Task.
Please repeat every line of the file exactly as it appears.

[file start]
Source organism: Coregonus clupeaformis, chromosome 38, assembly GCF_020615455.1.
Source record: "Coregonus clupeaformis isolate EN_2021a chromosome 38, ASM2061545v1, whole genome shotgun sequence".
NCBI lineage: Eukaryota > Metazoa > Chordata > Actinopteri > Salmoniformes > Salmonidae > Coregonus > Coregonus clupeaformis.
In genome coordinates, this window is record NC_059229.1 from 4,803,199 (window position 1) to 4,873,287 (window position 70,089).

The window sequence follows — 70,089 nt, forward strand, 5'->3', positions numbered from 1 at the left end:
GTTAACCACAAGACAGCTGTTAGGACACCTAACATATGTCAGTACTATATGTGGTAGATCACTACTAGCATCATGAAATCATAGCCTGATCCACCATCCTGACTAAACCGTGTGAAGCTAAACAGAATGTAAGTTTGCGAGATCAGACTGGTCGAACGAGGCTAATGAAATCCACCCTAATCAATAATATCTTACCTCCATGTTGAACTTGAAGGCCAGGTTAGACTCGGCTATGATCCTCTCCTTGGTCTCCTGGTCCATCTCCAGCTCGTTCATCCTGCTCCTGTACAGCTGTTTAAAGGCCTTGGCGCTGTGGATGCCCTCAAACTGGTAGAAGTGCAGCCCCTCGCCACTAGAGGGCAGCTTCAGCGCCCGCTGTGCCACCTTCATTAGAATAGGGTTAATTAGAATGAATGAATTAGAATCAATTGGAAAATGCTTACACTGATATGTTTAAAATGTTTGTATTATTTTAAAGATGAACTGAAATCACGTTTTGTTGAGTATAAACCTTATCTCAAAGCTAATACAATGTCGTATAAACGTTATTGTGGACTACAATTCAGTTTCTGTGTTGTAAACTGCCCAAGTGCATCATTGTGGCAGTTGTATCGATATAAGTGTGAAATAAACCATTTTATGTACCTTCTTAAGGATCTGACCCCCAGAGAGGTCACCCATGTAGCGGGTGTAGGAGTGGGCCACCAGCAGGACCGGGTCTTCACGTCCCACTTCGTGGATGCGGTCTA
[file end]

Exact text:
Source organism: Coregonus clupeaformis, chromosome 38, assembly GCF_020615455.1.
Source record: "Coregonus clupeaformis isolate EN_2021a chromosome 38, ASM2061545v1, whole genome shotgun sequence".
NCBI lineage: Eukaryota > Metazoa > Chordata > Actinopteri > Salmoniformes > Salmonidae > Coregonus > Coregonus clupeaformis.
In genome coordinates, this window is record NC_059229.1 from 4,803,199 (window position 1) to 4,873,287 (window position 70,089).

The window sequence follows — 70,089 nt, forward strand, 5'->3', positions numbered from 1 at the left end:
GTTAACCACAAGACAGCTGTTAGGACACCTAACATATGTCAGTACTATATGTGGTAGATCACTACTAGCATCATGAAATCATAGCCTGATCCACCATCCTGACTAAACCGTGTGAAGCTAAACAGAATGTAAGTTTGCGAGATCAGACTGGTCGAACGAGGCTAATGAAATCCACCCTAATCAATAATATCTTACCTCCATGTTGAACTTGAAGGCCAGGTTAGACTCGGCTATGATCCTCTCCTTGGTCTCCTGGTCCATCTCCAGCTCGTTCATCCTGCTCCTGTACAGCTGTTTAAAGGCCTTGGCGCTGTGGATGCCCTCAAACTGGTAGAAGTGCAGCCCCTCGCCACTAGAGGGCAGCTTCAGCGCCCGCTGTGCCACCTTCATTAGAATAGGGTTAATTAGAATGAATGAATTAGAATCAATTGGAAAATGCTTACACTGATATGTTTAAAATGTTTGTATTATTTTAAAGATGAACTGAAATCACGTTTTGTTGAGTATAAACCTTATCTCAAAGCTAATACAATGTCGTATAAACGTTATTGTGGACTACAATTCAGTTTCTGTGTTGTAAACTGCCCAAGTGCATCATTGTGGCAGTTGTATCGATATAAGTGTGAAATAAACCATTTTATGTACCTTCTTAAGGATCTGACCCCCAGAGAGGTCACCCATGTAGCGGGTGTAGGAGTGGGCCACCAGCAGGACCGGGTCTTCACGTCCCACTTCGTGGATGCGGTCTA